>I am a Westerner. I can't get around that. The Dun piece may work
>fine for those more steeped than me in Chinese civilization. However,
>isn't this a limitation of the piece and a kind of special pleading?
If it does, then it isn't.
>Chinese music lovers appreciate major Western composers, after all.
Not at all sure there is an equivalence. There seem to be a lot more
Asian trained violinists, for instance, than Western trained p'i-p'a
players. And Chinese music simply is not played in the West, to a
>I judge Tan Dun not in the context of Chinese music, but of Modern and
>Contemporary music. I have to compare him to Boulez, Webern, Messiaen,
Not at all sure this is legitimate. To be sure, Tan Dun did write this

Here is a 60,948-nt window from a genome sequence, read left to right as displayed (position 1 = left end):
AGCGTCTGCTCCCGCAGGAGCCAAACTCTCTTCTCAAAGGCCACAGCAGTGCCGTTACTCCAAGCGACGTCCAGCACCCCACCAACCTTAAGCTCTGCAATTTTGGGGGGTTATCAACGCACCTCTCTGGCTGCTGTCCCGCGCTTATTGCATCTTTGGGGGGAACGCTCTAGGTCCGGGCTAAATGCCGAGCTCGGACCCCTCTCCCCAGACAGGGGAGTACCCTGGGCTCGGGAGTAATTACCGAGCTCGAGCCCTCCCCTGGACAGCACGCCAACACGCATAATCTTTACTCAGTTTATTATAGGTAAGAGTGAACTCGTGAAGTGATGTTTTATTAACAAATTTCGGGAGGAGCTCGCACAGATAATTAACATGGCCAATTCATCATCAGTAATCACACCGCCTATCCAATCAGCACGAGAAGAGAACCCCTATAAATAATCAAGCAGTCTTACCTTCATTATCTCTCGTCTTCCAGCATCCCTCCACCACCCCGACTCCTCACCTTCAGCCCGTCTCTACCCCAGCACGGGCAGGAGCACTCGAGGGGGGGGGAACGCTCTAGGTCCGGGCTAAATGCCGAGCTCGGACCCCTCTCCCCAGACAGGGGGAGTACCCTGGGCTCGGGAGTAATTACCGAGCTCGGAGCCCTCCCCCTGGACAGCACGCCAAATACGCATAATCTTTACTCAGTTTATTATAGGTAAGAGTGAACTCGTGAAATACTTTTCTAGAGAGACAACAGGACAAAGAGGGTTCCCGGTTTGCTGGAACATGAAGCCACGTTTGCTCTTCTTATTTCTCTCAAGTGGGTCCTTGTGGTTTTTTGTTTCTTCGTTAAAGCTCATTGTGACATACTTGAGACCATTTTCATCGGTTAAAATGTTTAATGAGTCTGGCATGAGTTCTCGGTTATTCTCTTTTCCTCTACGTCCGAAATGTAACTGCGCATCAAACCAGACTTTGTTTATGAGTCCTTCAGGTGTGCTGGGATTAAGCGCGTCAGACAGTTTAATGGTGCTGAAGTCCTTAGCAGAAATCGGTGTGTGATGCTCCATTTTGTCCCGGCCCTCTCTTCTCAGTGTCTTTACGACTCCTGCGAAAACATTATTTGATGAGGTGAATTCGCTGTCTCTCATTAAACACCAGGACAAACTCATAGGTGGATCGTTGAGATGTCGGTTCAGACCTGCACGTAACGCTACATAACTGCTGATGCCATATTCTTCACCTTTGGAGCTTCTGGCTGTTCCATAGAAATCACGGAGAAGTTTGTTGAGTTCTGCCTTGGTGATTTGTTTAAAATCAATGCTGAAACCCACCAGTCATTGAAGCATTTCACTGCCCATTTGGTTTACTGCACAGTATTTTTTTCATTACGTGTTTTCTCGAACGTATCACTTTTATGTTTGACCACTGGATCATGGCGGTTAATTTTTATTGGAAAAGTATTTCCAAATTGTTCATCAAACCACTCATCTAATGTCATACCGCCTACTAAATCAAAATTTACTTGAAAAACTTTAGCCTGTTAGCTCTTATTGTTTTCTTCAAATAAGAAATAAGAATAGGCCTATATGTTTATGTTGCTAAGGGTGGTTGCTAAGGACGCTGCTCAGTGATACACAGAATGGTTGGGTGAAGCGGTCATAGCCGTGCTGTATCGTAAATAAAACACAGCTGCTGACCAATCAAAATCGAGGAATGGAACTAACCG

work for a Western soloist, and did include idiomatic elements from her
own (Spanish) musical tradition, but consider the rest of the instrumentation
of his concerto, which includes, in addition to western instruments,
Large Chinese Gong, Small Chinese Bells, Water Gong, and Chinese Cymbols,
etc. It is a really cross cultural piece, which makes this a difficult
>I simply don't find him as interesting or as memorable as any of those
No quarrel with that.